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Proceedings Paper

Dexterous robotic sampling for Mars in-situ science
Author(s): Paul S. Schenker; Eric T. Baumgartner; Sukhan Lee; Hrand Aghazarian; Michael S. Garrett; Randall A. Lindemann; D. K. Brown; Yoseph Bar-Cohen; Shyh-Shiuh Lih; Benjamin Joffe; Soon Sam Kim; B. D. Hoffman; Terrance L. Huntsberger
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Paper Abstract

Robotic exploration of the Martian surface will provide important scientific data on planetary climate, life history, and geologic resources. In particular, robotic arms will assist in the detailed visual inspection, instrumented analysis, extraction, and earth return of soil and rock samples. To this end, we are developing new robotic manipulation concepts for use on landers and rovers, wherein mass, volume, power and the ambient Mars environment are significant design constraints. Our earlier work led to MarsArmI, a 2.2 meter, 3-dof hybrid metal/composite, dc-motor actuated arm operating under coordinated joint-space control; NASA's Mars Surveyor '98 mission utilizes this design concept. More recently, we have conceived and implmented new, all- composite, very light robot arms: MarsArmII, a 4.0 kilogram, 2.3 meter arm for lander operations, and MicroArm-1 and MicroArm-2, two smaller 1.0+ kilogram, .7 meter rover arms for mobile sample acquisition and Mars sample return processing. Features of these arms include our creation of new 3D machined composites for critical load-bearing parts; actuation by high-torque density ultrasonic motors; and, visually-designated inverse kinematics positioning with contact force adaptation under a novel task-level, dexterous controls paradigm. Our demonstrated results include robotic trenching, sample grasp-manipulation-and-transfer, and fresh rock surface exposure-probing via the science operator's 'point-and-shoot' visual task designation in a stereo workspace. Sensor-referenced control capabilities include real-time adaptation to positioning error and environmental uncertainties (e.g., variable soil resistance and impediments), and the synthesis of power optimal trajectories for free space manipulation.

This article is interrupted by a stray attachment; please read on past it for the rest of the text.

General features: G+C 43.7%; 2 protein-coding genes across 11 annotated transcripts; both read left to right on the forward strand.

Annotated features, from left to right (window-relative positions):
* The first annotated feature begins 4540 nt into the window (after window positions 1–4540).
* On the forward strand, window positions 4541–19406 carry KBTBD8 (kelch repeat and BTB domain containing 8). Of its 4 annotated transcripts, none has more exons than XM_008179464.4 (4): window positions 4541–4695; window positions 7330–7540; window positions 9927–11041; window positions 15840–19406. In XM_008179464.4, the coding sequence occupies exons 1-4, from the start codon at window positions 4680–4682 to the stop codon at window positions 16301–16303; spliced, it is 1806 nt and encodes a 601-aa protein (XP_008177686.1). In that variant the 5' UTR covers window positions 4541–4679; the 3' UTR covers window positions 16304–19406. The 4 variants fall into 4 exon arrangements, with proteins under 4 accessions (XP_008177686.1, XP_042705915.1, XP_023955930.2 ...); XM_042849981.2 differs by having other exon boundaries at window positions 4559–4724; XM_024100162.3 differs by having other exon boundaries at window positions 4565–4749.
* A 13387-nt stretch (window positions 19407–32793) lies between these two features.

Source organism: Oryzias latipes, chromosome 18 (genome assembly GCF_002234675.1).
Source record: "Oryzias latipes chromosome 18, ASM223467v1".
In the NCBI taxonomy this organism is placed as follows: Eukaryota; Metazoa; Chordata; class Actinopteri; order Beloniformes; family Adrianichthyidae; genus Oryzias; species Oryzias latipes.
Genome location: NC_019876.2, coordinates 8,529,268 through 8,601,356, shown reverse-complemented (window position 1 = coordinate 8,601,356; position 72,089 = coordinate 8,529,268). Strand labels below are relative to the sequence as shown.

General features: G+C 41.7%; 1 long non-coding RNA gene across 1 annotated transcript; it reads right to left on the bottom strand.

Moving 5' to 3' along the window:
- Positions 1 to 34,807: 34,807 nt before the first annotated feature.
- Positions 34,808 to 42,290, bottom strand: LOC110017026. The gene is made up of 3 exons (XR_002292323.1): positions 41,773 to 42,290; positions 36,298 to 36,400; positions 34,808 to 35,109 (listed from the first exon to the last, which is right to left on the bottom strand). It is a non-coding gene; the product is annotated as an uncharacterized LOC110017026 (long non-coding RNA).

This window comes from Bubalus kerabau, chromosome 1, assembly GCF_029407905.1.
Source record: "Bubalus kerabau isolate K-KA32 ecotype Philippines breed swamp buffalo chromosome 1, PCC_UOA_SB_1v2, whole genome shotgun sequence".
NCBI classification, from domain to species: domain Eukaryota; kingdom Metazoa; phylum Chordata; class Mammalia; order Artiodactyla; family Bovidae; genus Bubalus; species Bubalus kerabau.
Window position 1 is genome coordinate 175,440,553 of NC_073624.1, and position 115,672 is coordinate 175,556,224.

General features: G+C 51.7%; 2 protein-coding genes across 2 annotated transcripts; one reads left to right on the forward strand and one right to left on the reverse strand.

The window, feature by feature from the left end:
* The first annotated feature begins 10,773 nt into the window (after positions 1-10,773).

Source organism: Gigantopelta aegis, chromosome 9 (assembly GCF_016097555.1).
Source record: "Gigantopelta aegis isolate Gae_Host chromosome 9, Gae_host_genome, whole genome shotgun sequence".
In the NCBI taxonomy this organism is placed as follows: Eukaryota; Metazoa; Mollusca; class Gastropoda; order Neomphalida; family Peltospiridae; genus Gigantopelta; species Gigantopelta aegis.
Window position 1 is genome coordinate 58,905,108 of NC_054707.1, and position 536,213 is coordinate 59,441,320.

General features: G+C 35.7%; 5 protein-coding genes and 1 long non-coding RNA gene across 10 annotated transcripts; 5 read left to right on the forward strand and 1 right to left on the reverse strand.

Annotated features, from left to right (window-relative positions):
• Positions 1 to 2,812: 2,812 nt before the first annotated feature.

Paper Details

Date Published: 26 September 1997
PDF: 16 pages
Proc. SPIE 3208, Intelligent Robots and Computer Vision XVI: Algorithms, Techniques, Active Vision, and Materials Handling, (26 September 1997); doi: 10.1117/12.290290
Show Author Affiliations
Paul S. Schenker, Jet Propulsion Lab. (United States)
Eric T. Baumgartner, Jet Propulsion Lab. (United States)
Sukhan Lee, Jet Propulsion Lab. (United States)
Hrand Aghazarian, Jet Propulsion Lab. (United States)
Michael S. Garrett, Jet Propulsion Lab. (United States)
Randall A. Lindemann, Jet Propulsion Lab. (United States)
D. K. Brown, Jet Propulsion Lab. (United States)
Yoseph Bar-Cohen, Jet Propulsion Lab. (United States)
Shyh-Shiuh Lih, Jet Propulsion Lab. (United States)
Benjamin Joffe, Jet Propulsion Lab. (United States)
Soon Sam Kim, Jet Propulsion Lab. (United States)
B. D. Hoffman, Massachusetts Institute of Technology (United States)
Terrance L. Huntsberger, Univ. of South Carolina (United States)

Published in SPIE Proceedings Vol. 3208:
Intelligent Robots and Computer Vision XVI: Algorithms, Techniques, Active Vision, and Materials Handling
David P. Casasent, Editor(s)

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